Received: 9 September 2018 / Revised: 25 September 2018 / Accepted: 26 September 2018 / Published: 30 September 2018
Cited by 1 | PDF Full-text (254 KB) | HTML Full-text | XML Full-text
Abstract
Superintelligence is a potential type of future artificial intelligence (AI) that is significantly more intelligent than humans in all major respects. If built, superintelligence could be a transformative event, with potential consequences that are massively beneficial or catastrophic. Meanwhile, the prospect of superintelligence
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Superintelligence is a potential type of future artificial intelligence (AI) that is significantly more intelligent than humans in all major respects. If built, superintelligence could be a transformative event, with potential consequences that are massively beneficial or catastrophic. Meanwhile, the prospect of superintelligence is the subject of major ongoing debate, which includes a significant amount of misinformation. Superintelligence misinformation is potentially dangerous, ultimately leading bad decisions by the would-be developers of superintelligence and those who influence them. This paper surveys strategies to counter superintelligence misinformation. Two types of strategies are examined: strategies to prevent the spread of superintelligence misinformation and strategies to correct it after it has spread. In general, misinformation can be difficult to correct, suggesting a high value of strategies to prevent it. This paper is the first extended study of superintelligence misinformation. It draws heavily on the study of misinformation in psychology, political science, and related fields, especially misinformation about global warming. The strategies proposed can be applied to lay public attention to superintelligence, AI education programs, and efforts to build expert consensus. Full article
(This article belongs to the Special Issue AI AND THE SINGULARITY: A FALLACY OR A GREAT OPPORTUNITY?)
Open AccessArticle Superintelligence Skepticism as a Political Tool
Information 2018, 9(9), 209; https://doi.org/10.3390/info9090209
Received: 27 June 2018 / Revised: 14 August 2018 / Accepted: 17 August 2018 / Published: 22 August 2018
Cited by 1 | PDF Full-text (250 KB) | HTML Full-text | XML Full-text
Abstract
This paper explores the potential for skepticism about artificial superintelligence to be used as a tool for political ends. Superintelligence is AI that is much smarter than humans. Superintelligence does not currently exist, but it has been proposed that it could someday be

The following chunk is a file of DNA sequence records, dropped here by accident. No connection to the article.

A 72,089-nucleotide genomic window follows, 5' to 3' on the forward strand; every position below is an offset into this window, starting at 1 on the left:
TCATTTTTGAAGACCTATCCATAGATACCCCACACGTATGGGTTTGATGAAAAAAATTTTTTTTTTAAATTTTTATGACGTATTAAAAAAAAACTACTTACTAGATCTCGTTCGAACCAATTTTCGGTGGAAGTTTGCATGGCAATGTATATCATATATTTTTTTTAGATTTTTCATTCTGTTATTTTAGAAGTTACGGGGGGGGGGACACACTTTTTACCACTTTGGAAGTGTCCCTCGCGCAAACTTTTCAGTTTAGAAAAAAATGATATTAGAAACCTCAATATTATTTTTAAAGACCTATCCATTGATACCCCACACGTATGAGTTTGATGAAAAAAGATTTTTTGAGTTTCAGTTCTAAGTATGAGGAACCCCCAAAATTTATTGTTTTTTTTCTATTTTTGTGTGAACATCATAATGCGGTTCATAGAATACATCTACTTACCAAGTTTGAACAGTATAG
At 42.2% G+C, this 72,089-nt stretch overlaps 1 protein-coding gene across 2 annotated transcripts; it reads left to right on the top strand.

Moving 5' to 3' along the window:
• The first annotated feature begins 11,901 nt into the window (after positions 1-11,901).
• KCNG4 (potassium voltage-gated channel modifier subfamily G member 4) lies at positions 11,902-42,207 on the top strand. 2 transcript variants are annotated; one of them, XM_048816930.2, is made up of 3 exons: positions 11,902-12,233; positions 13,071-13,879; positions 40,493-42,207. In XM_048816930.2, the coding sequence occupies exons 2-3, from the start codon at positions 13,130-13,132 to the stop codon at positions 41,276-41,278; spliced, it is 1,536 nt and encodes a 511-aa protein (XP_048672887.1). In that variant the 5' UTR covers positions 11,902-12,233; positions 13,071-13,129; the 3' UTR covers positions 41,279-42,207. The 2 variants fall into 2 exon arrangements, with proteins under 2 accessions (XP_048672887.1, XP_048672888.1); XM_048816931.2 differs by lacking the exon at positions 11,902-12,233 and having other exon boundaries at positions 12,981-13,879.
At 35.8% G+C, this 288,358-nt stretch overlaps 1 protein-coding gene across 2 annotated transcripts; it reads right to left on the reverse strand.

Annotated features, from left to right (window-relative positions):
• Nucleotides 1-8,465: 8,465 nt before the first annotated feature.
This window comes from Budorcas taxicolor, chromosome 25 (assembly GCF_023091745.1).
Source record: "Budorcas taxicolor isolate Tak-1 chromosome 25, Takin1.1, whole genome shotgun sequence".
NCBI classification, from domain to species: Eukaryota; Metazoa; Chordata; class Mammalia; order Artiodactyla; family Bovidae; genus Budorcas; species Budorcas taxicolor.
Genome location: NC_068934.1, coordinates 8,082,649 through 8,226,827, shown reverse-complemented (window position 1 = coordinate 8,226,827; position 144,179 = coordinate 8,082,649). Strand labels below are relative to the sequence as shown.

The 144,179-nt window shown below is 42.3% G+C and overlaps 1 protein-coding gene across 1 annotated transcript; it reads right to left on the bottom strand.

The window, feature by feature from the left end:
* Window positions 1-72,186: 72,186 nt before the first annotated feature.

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This paper explores the potential for skepticism about artificial superintelligence to be used as a tool for political ends. Superintelligence is AI that is much smarter than humans. Superintelligence does not currently exist, but it has been proposed that it could someday be built, with massive and potentially catastrophic consequences. There is substantial skepticism about superintelligence, including whether it will be built, whether it would be catastrophic, and whether it is worth current attention. To date, superintelligence skepticism appears to be mostly honest intellectual debate, though some of it may be politicized. This paper finds substantial potential for superintelligence skepticism to be (further) politicized, due mainly to the potential for major corporations to have a strong profit motive to downplay concerns about superintelligence and avoid government regulation. Furthermore, politicized superintelligence skepticism is likely to be quite successful, due to several factors including the inherent uncertainty of the topic and the abundance of skeptics. The paper’s analysis is based on characteristics of superintelligence and the broader AI sector, as well as the history and ongoing practice of politicized skepticism on other science and technology issues, including tobacco, global warming, and industrial chemicals. The paper contributes to literatures on politicized skepticism and superintelligence governance. Full article
(This article belongs to the Special Issue AI AND THE SINGULARITY: A FALLACY OR A GREAT OPPORTUNITY?)
Open AccessArticle When Robots Get Bored and Invent Team Sports: A More Suitable Test than the Turing Test?
Information 2018, 9(5), 118; https://doi.org/10.3390/info9050118
Received: 9 April 2018 / Revised: 5 May 2018 / Accepted: 8 May 2018 / Published: 11 May 2018
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Abstract
Increasingly, the Turing test—which is used to show that artificial intelligence has achieved human-level intelligence—is being regarded as an insufficient indicator of human-level intelligence. This essay extends arguments that embodied intelligence is required for human-level intelligence, and proposes a more suitable test for
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Increasingly, the Turing test—which is used to show that artificial intelligence has achieved human-level intelligence—is being regarded as an insufficient indicator of human-level intelligence. This essay extends arguments that embodied intelligence is required for human-level intelligence, and proposes a more suitable test for determining human-level intelligence: the invention of team sports by humanoid robots. The test is preferred because team sport activity is easily identified, uniquely human, and is suggested to emerge in basic, controllable conditions. To expect humanoid robots to self-organize, or invent, team sport as a function of human-level artificial intelligence, the following necessary conditions are proposed: humanoid robots must have the capacity to participate in cooperative-competitive interactions, instilled by algorithms for resource acquisition; they must possess or acquire sufficient stores of energetic resources that permit leisure time, thus reducing competition for scarce resources and increasing cooperative tendencies; and they must possess a heterogeneous range of energetic capacities. When present, these factors allow robot collectives to spontaneously invent team sport activities and thereby demonstrate one fundamental indicator of human-level intelligence. Full article